Hockey in America. More and more Dutch youth are seeking adventure in America. But how does it work, what does it cost, and what’s in it? Dion Van Allsum (age seventeen, Hurley O18-1) explains it to you.
She got into the car at seven in the morning. Departed Gastricum for Eindhoven. Because it was there. There she had to focus on herself. In front of about twenty American coaches from different universities. A big exam day full of peers with the same dream: to play hockey and study in America. A morning full of hockey, clinics and parties. Perhaps an afternoon filled with information and conversations with future coaches.
Her dream started about fifteen months ago. Van Allsum never thought about playing hockey overseas. The hockey craze began as a little girl in Gastricum, where she soon joined her three-year-old sister’s team. She wanted to play hockey at a high level, but preferably with her peers. So she went to Hurley. He joined the B-Minors and was allowed to join the big leagues last season.
She loved to go on adventures
Her introduction. First dream come true. But a year and a half ago, a new dream appeared. Plays hockey and studies in America. And it started with a message. “I opened my phone one day and saw a DM from Slamstocks on Instagram. They looked at my profile and thought I would love to take on such an adventure. I had never thought about that before, but the news got me thinking. After discussing it with my parents, it became clear. This is for me.’
Slamstacks is one of the companies in the Netherlands that helps athletes play and study in America. Founder Pedro Moll sees a growing number of women in hockey. Hockey is one of our biggest sports. It is becoming more and more popular. In the Netherlands it is sometimes difficult to combine hockey with your studies, but in the US it is easy to combine it at universities,’ he says.
Selection day (as they call it a showcase) is an important moment at Oranje-Rood. Because with all those American coaches, it’s time to put yourself in the spotlight. Twenty foreign coaches watch in the Eindhoven stands as the numbered colored jerseys battle each other across two stadiums. Paper and pen in hand one after the other.
‘On this selection day there are about sixty girls walking around, all of them wanting to go to America’, continues Moll. ‘It’s convenient. The Netherlands is known as a good hockey country, which makes the universities very impressive. A Dutchman who wants to play baseball or basketball in America has a very difficult time.
What will it cost?
‘This is where most of the group that hangs out goes,’ adds Moll. ‘But you must pass school and be good. We guide them through the entire process. Some young men are aiming for the summer of 2023, but there are also women who don’t want to go until 2024 or 2025. That also depends on the scholarship you receive. For some, practically everything is paid for. If you get eighty percent, it costs the university $50,000, for example, and you have to pay twenty percent of that amount yourself.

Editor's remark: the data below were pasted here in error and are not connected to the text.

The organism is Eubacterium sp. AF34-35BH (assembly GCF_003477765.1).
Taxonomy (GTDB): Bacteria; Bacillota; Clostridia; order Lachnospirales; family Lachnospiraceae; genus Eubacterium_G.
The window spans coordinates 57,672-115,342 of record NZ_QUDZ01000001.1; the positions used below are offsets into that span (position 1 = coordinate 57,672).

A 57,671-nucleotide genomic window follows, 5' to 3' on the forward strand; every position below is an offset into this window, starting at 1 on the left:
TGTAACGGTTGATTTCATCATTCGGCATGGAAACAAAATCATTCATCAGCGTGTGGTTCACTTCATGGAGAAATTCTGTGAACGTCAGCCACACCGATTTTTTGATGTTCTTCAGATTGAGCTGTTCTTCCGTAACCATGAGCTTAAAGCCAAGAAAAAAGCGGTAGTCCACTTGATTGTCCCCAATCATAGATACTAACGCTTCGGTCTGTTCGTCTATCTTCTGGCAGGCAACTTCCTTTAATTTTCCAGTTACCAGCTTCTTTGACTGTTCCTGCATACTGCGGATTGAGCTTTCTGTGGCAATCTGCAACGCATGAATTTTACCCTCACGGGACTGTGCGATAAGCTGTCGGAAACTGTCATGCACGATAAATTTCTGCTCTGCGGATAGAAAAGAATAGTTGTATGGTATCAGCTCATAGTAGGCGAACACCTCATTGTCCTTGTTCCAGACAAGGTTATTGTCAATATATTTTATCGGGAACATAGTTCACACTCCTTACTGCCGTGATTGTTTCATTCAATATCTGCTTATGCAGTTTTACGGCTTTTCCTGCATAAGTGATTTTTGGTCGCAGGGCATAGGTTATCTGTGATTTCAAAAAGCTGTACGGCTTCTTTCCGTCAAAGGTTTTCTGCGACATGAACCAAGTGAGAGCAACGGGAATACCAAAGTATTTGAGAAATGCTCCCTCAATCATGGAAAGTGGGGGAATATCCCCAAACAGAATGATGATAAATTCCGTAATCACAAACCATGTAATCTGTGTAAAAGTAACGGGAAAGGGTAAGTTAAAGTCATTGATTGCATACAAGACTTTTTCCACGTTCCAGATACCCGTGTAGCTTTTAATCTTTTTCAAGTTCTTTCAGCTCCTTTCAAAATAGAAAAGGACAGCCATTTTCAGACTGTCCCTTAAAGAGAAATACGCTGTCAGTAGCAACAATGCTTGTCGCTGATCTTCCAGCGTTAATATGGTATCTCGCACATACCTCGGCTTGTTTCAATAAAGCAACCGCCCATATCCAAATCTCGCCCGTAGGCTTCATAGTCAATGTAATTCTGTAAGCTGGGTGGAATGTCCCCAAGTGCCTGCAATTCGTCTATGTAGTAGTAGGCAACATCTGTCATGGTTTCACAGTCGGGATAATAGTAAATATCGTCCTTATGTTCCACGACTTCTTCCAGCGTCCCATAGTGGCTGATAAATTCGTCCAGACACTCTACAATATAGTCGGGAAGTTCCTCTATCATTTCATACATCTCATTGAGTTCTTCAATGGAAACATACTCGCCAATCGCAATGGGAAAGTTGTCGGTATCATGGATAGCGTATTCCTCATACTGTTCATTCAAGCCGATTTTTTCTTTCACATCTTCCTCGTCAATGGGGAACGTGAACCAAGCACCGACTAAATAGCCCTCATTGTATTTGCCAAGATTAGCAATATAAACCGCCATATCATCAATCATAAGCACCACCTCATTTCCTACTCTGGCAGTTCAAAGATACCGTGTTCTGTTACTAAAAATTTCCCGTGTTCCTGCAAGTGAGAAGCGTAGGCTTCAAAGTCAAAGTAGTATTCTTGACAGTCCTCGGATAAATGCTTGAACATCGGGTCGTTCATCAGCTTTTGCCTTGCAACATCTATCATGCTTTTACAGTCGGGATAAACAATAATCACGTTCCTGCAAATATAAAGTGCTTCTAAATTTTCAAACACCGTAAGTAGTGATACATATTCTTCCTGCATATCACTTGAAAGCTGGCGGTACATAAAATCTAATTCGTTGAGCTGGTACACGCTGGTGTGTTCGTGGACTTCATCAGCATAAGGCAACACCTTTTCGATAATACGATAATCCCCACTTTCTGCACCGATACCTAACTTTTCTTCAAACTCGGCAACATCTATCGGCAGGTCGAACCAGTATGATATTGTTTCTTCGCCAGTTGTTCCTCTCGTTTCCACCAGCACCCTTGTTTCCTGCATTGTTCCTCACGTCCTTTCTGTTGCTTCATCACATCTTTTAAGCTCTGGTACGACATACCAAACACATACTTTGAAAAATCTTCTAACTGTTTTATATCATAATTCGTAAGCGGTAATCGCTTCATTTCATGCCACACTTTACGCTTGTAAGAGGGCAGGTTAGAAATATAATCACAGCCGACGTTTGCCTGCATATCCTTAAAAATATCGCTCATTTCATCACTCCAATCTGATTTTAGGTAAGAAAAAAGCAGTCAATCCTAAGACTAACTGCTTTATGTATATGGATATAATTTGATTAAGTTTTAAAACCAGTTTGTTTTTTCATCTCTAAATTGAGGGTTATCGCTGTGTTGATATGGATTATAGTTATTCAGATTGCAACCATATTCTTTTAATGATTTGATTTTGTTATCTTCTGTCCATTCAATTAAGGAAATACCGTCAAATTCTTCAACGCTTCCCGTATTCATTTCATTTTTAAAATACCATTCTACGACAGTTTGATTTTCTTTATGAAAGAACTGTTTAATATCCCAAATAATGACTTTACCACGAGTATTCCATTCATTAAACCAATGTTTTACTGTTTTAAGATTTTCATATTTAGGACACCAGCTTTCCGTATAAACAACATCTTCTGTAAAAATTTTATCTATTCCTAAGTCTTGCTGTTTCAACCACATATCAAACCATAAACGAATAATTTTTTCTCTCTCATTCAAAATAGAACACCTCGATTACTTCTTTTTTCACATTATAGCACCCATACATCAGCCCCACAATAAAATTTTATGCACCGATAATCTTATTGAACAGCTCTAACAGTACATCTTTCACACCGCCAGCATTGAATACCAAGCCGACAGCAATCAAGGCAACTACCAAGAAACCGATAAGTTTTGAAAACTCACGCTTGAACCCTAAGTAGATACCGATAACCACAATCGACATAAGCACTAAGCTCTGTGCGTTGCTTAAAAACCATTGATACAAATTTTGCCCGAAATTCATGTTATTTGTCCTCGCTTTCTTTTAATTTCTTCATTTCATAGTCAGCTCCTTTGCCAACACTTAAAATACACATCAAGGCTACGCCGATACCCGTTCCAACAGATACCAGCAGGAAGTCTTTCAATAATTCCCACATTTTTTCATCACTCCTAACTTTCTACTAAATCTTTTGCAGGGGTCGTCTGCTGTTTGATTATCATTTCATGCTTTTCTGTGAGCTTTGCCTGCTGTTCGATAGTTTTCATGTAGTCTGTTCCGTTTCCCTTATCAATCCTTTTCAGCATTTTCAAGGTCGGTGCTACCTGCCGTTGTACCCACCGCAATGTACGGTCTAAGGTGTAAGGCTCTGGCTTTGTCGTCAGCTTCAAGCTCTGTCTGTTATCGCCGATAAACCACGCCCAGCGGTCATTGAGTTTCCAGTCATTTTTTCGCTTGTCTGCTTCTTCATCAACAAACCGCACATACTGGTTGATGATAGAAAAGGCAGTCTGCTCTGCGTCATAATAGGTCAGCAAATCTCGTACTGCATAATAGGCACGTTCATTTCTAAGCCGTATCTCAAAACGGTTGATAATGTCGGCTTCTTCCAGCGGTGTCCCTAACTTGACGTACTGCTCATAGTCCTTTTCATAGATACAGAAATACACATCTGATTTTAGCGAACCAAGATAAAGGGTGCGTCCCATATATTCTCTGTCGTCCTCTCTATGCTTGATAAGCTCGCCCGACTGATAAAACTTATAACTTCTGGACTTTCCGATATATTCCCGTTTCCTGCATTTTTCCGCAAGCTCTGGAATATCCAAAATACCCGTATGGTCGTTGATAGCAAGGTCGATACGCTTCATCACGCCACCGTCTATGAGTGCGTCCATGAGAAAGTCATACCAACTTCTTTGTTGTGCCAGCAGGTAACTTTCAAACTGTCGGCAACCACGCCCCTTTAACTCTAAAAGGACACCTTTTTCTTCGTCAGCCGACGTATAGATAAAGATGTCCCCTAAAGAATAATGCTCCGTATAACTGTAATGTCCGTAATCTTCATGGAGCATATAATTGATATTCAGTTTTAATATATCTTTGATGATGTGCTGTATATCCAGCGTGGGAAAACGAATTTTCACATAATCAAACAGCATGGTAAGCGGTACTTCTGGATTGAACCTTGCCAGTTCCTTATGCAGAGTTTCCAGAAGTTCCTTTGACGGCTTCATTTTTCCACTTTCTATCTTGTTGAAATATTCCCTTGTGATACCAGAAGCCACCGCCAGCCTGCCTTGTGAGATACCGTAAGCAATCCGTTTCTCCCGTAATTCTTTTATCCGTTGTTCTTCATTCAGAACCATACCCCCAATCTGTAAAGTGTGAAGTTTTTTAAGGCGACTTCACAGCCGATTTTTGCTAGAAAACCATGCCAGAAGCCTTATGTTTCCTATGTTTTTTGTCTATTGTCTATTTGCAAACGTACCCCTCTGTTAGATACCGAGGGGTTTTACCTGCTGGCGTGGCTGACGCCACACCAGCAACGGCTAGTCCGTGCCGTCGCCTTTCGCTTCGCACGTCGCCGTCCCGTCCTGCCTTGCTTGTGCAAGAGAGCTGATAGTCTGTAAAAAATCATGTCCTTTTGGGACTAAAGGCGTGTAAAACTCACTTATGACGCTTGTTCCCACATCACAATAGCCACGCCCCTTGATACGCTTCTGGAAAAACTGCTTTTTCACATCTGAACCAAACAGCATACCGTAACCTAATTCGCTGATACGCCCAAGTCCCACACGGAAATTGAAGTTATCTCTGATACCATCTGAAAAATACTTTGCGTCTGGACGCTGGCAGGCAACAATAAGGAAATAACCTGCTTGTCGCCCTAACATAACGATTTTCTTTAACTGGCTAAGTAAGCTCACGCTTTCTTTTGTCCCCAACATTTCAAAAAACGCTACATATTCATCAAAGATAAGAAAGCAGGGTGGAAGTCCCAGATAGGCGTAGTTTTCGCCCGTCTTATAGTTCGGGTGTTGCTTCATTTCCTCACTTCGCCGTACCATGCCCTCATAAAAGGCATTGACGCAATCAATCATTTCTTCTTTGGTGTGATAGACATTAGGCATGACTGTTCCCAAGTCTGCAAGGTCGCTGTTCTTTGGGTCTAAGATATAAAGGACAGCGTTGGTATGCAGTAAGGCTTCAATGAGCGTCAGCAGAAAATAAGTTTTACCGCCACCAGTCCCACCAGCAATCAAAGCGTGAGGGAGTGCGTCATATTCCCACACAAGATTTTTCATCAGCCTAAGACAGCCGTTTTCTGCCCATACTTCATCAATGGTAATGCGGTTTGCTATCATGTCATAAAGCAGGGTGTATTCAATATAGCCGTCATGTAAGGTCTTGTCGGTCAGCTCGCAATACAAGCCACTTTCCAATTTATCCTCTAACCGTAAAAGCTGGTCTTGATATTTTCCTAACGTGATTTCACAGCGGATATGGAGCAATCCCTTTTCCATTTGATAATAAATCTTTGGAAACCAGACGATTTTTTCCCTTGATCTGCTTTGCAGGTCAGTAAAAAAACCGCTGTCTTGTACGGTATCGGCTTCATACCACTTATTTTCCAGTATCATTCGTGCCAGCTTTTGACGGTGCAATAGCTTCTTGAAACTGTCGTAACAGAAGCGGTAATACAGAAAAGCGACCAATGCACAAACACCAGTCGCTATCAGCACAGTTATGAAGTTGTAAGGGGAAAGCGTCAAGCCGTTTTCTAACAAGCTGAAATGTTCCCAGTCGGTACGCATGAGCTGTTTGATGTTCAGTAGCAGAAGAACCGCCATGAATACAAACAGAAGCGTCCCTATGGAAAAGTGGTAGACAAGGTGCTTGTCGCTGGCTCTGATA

Van Allsum naturally expects the best scenario, a ‘full scholarship’. So she doesn’t care if she leaves next summer or the summer after that. ‘School and clothes are the most important things for me. It’s not whether I’m going in 2023 or 2024. It seemed so unreal recently. But it’s getting closer. I’m going to give it all up. Make a fresh start. The whole process lately has made me a lot more mature. I can’t wait until the time comes.’
The young man has been in touch with three universities for some time. They have reported to Slamstacks based on its structured profile. There they see who I am, what my grades are, how I play hockey. I’ve been working on my profile lately. For example, by collecting images.’ All three universities are looking forward to her arrival. So anyway a trip to America is a must. She can’t wait to spend more time, especially with Hawkeye. “Hockey comes first. That’s what I want. I get a lot of energy from it. Hockey really comes first for me.’
Van Allsum intends to stay in the United States for four years. Moll also suggests: ‘Most coaches want someone on their team for the long term. Students who go for a year often want to stay longer. They are still young and cannot decide in advance what they want. If you return to the Netherlands after such a long time, we have a program to take care of them and help them find a job. Top athletes with good networking and English language skills are in high demand.’
That language would be nice, because Van Allsum had already lived in America for two years as a toddler. But she will definitely miss her family. ‘That would be the hardest. But they want me to do this. They give me adventure. Then I can only do one thing: I want to make them proud.’
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